One of the best ways to start evaluating and preparing for a new server operating system is to look at the basic services it runs. So, to help you become familiar with Windows Server 2003, we are offering a free download in the form of a Microsoft Excel worksheet that lays out—in gory detail—the default services of this new OS.
Using the worksheet
This Excel worksheet lists all of the services installed by default on a typical Windows Server 2003 installation. The services are listed alphabetically by name, and we've included Startup Type and Log On As columns, as shown in Figure A.
|A preview of the Windows Server 2003 default services worksheet|
Startup Type shows the default startup setting (Automatic, Manual, or Disabled) for the service. Automatic services are the ones that the operating system automatically starts when the server boots up. They're highlighted in yellow on the worksheet. Manual services need to be explicitly started by the administrator after the server has booted. Services that are disabled must be set to Manual or Automatic before they can be started. The Log On As column shows whether the service uses a Local System logon or a Network Service logon.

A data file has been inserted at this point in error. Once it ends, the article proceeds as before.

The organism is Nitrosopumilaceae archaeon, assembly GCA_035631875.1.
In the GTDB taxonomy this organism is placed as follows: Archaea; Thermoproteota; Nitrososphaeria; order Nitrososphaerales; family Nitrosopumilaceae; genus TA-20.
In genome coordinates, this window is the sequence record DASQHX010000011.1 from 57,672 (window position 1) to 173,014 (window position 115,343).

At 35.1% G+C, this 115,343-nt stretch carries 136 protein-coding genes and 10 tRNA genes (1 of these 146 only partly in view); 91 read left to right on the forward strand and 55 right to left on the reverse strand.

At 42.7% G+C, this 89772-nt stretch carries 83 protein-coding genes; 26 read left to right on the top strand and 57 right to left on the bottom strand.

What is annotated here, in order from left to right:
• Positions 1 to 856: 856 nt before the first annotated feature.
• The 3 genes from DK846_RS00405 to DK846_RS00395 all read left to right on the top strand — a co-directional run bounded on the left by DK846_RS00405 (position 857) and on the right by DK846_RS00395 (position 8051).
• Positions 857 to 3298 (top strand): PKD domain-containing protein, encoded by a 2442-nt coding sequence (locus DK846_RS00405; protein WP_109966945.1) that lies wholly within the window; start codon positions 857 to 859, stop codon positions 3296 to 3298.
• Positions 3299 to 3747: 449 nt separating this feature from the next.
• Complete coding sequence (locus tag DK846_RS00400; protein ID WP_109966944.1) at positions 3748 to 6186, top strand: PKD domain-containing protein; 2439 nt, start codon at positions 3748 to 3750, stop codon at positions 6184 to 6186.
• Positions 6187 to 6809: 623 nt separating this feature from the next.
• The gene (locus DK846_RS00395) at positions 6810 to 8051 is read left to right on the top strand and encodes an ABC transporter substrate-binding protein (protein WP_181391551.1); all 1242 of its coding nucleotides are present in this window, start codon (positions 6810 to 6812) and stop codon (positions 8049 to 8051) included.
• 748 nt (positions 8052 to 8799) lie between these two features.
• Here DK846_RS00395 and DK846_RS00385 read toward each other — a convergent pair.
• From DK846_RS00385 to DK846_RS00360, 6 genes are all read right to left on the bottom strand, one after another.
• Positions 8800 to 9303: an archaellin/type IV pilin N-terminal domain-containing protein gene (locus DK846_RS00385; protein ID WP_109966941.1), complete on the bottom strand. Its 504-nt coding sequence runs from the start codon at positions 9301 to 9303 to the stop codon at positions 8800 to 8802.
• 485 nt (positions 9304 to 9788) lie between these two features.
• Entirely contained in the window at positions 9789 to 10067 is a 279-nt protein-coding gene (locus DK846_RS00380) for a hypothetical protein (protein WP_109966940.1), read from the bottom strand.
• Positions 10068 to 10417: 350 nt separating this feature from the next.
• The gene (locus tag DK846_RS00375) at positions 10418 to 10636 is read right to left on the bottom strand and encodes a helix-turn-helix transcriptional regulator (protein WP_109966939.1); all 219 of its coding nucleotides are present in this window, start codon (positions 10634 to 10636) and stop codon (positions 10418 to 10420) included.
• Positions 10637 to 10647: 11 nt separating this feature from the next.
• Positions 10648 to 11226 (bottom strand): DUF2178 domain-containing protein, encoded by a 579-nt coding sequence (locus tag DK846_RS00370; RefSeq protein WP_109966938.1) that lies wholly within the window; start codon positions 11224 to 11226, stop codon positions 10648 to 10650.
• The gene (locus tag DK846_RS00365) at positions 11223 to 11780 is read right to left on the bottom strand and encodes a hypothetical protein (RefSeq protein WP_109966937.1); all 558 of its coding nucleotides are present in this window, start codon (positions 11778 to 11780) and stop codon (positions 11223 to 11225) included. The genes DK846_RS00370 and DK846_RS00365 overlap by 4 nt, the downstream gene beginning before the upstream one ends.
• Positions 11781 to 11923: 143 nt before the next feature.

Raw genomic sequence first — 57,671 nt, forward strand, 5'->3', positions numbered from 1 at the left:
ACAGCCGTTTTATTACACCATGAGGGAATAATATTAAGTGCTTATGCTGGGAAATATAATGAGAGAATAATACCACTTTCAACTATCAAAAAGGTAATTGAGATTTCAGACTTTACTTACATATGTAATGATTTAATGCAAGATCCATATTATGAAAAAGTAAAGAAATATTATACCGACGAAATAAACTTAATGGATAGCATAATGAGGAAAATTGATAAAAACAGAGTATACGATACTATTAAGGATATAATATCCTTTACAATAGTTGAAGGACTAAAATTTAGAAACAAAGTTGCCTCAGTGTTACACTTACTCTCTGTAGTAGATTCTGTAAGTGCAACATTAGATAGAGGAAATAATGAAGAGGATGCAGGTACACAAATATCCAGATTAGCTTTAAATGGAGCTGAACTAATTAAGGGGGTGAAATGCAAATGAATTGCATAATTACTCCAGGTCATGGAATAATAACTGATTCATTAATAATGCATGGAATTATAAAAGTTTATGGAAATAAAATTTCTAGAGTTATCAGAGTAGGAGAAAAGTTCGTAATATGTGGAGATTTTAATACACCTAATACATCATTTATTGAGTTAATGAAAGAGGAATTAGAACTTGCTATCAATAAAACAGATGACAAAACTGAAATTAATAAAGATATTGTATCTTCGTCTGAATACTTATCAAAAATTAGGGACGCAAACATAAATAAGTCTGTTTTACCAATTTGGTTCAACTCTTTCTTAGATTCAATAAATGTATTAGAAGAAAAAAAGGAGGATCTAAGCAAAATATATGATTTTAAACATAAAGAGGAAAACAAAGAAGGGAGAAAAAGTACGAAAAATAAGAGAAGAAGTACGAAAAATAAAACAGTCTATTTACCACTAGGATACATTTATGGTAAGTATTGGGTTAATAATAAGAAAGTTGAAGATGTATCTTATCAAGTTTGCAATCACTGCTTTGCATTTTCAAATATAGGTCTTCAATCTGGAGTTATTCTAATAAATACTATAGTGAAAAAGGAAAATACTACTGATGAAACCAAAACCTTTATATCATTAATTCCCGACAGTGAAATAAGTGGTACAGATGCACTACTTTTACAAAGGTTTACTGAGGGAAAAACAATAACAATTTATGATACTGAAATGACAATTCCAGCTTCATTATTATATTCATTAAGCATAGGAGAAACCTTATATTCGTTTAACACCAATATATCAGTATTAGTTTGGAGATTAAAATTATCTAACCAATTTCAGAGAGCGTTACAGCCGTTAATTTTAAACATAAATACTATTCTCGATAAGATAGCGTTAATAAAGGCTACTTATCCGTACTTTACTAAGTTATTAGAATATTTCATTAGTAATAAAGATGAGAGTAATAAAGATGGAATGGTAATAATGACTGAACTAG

One of the handiest features of this worksheet is the description that's available for each service. To see a description, just hover your mouse pointer over the cell that contains the name of the service. A comment box will pop up to display the description text (Figure B). The descriptions, which are based on Microsoft's documentation, won't appear when you print this worksheet.
|Hover the mouse pointer over the name of a service to see a description of that service.|
If you want to compare the Windows Server 2003 services to those in Windows 2000, I recommend downloading our Win2K services reference sheet. It lists many of the most common services in Win2K and tells you which ones can safely be disabled to enhance security and performance. Another good way to get up to speed on Windows Server 2003 is by viewing the Webcast Windows .NET Server 2003: Upgrading, Migrating, and Restructuring Windows Domains.